Researchers Tomoe Kanaya, M.A. and Stephen J. Ceci, Ph.D., of Cornell University and Matthew H. Scullin, Ph.D., of West Virginia University used IQ data from nearly 9,000 school psychologist special education assessments from nine school districts across the U.S. to document how the Flynn effect influences mental retardation diagnoses for several years after a new test is introduced. The students (ages 6 - 17) were from different geographical regions, neighborhood types and socioeconomic status.
The results show that the test renorming due to the Flynn effect influences which children are diagnosed with mental retardation regardless of their actual cognitive ability. According to the researchers, children in the same classroom with the same cognitive ability could be diagnosed differently simply because different test norms were used for each child. Students in the borderline and mild mental retardation range lost an average of 5.6 IQ points when retested on a renormed test and were more likely to be classified mentally retarded compared with peers retested on the same test, according to the study.
Specifically, when a commonly used IQ test (the Wechsler Intelligence Scale for Children or WISC) was renormed to account for the Flynn effect, the number of children in the borderline mental retardation range (IQ 66-70) recommended for special school programs due to mild mental retardation tripled during the first five years of the new test compared to an equivalent IQ range during the last five years of the previous test.
"Some students who would be eligible for mental retardation services under new IQ norms will fail to receive them because the older norms of the IQ test they were given allowed them to score above the cutoff," write the researchers. "Also, students who would not have qualified for mental retardation services had they been tested a year earlier will now do so if they are given an IQ test with newer, harder norms." Not only does this deny services to some students who need them, it wreaks havoc with school system's special education budgets because there are dramatic changes in the numbers of children that will qualify for special educational services.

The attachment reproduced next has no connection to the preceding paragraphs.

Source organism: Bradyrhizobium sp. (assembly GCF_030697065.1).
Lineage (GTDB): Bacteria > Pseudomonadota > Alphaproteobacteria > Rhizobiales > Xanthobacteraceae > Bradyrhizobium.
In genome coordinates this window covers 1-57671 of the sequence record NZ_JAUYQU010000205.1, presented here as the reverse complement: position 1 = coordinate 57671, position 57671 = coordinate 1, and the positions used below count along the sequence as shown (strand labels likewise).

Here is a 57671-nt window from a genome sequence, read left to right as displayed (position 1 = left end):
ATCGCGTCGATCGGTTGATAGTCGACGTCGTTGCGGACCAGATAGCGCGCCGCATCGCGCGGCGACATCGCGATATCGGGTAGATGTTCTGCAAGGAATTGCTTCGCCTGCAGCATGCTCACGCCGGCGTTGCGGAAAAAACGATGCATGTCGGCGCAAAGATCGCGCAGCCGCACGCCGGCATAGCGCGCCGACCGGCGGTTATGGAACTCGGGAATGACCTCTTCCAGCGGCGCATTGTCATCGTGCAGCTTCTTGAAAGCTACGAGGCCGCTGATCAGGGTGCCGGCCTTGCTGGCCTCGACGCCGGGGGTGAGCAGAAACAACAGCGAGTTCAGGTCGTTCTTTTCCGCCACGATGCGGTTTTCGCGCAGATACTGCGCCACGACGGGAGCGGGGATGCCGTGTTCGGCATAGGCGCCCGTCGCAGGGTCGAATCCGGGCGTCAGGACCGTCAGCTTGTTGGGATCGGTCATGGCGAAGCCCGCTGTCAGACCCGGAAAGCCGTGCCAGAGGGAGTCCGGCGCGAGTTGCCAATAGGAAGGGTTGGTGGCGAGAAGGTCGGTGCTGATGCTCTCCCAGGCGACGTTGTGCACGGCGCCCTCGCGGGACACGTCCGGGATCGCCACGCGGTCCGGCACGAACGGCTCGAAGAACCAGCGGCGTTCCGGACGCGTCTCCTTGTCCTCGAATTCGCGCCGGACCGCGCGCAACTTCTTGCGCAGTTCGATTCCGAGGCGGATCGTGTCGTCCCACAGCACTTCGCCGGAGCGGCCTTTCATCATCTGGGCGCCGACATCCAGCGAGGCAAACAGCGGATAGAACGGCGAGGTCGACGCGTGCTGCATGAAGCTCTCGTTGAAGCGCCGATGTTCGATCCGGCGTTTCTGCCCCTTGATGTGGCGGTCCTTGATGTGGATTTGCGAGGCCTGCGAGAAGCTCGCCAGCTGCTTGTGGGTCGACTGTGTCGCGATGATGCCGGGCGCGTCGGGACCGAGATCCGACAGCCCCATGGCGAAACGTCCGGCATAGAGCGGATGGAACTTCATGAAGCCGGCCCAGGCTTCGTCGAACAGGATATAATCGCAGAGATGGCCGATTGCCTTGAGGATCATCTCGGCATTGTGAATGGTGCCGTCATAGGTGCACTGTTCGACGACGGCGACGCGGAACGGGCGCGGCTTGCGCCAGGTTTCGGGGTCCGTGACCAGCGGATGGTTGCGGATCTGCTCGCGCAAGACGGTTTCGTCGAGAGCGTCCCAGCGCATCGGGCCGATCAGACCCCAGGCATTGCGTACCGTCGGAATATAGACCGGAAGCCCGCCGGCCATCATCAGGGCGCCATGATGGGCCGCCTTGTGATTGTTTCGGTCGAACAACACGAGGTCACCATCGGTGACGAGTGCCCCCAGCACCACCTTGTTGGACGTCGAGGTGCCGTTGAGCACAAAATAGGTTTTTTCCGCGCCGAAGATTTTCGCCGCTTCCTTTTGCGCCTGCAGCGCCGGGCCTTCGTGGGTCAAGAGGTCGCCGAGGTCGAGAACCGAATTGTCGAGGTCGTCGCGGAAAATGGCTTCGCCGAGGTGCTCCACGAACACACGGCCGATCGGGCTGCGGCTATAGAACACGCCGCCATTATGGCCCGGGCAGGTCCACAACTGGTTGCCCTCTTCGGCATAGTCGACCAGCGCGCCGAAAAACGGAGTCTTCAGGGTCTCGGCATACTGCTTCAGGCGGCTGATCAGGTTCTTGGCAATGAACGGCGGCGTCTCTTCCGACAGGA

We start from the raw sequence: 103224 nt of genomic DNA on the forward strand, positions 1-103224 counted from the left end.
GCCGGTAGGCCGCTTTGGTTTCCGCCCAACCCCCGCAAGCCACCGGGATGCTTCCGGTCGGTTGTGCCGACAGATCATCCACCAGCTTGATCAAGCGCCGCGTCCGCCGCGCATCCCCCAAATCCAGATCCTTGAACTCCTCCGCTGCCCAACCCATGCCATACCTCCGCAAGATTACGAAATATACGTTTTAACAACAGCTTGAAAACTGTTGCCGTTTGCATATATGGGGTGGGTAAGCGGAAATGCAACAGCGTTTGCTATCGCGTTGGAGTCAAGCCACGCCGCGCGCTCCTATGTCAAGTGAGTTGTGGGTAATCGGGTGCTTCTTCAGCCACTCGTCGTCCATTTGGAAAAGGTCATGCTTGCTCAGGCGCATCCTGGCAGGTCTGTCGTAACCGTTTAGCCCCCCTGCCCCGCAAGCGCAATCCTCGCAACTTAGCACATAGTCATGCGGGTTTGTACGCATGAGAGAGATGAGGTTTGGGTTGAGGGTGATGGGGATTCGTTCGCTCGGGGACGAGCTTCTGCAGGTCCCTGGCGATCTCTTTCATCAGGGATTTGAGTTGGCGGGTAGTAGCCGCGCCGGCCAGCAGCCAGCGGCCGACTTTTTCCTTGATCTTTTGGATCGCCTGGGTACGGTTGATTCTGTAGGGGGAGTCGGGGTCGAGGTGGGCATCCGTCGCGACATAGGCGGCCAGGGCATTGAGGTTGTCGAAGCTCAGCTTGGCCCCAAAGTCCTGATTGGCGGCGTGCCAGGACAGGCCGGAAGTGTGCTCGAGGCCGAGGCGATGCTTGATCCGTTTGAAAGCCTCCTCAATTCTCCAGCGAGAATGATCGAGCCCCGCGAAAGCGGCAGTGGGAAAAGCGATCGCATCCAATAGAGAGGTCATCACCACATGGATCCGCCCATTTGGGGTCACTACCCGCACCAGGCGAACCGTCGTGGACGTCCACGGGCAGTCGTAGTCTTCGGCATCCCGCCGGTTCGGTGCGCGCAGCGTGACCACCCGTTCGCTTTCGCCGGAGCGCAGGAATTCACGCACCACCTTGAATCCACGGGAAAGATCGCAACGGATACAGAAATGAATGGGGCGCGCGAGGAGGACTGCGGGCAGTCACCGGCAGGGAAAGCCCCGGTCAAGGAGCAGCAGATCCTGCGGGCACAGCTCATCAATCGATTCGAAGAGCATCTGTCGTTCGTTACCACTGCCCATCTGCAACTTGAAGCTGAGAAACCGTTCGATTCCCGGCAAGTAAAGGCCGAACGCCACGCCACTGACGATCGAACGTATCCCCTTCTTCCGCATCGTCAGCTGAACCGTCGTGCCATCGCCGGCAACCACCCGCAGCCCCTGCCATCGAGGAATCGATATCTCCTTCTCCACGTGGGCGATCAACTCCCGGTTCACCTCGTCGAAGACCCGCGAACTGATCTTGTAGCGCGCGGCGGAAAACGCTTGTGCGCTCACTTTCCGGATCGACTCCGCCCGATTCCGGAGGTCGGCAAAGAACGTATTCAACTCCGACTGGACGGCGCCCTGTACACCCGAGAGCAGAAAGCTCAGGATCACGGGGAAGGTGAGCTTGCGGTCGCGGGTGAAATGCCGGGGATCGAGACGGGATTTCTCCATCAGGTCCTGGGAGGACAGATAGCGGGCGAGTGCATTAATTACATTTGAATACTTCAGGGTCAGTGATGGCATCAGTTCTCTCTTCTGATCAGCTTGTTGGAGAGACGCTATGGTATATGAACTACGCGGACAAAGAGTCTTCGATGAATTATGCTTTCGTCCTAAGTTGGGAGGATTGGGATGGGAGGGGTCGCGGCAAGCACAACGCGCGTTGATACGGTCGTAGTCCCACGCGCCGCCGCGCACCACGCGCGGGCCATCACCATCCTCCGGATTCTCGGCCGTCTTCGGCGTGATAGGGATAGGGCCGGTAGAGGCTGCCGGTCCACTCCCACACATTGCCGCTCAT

Besides educational and financial issues, the Flynn effect and the renormed IQ tests can also have important legal implications. Nowhere are the consequences of IQ score fluctuations due to the Flynn effect more critical, say the authors, than in the determination of whether a death row inmate can be considered mentally retarded. "Our results imply that the year that a capital murder defendant was tested can determine whether she or he is sentenced to die as opposed to life imprisonment. This raises concerns regarding inmates on death row who tested above the 70-75 IQ cutoff on a test that was near the end of its norming cycle - when scores are highly inflated as well as an inmate who tested in the mental retardation range during the earliest years of a new norm - when the test is hardest," according to the researchers.
The Flynn effect also has military occupational consequences, according to the study. Depending on which IQ norms are used, a military recruit might be eligible or not for military service and influence whether they will be allowed to enter certain occupations or occupy certain ranks in the military.
"The main conclusion that can be drawn from these results is that caution should be used when basing important financial, social or legal decision on IQ scores," say the researchers. "Perhaps the most important times to be particularly cautious are when a test is either at the beginning or at the tail end of its norming cycle. Although test scores are most valid at the beginning of a norming cycle, they run the greatest risk of being compared to highly inflated scores from the waning years of the previous norming cycle."
Article: "The Flynn Effect and U.S. Policies. The Impact of Rising IQ Scores on American Society Via Mental Retardation Diagnoses," Tomoe Kanaya, Cornell University, Matthew H. Scullin, West Virginia University and Stephen J. Ceci, Cornell University; American Psychologist, Vol. 58, No. 10.
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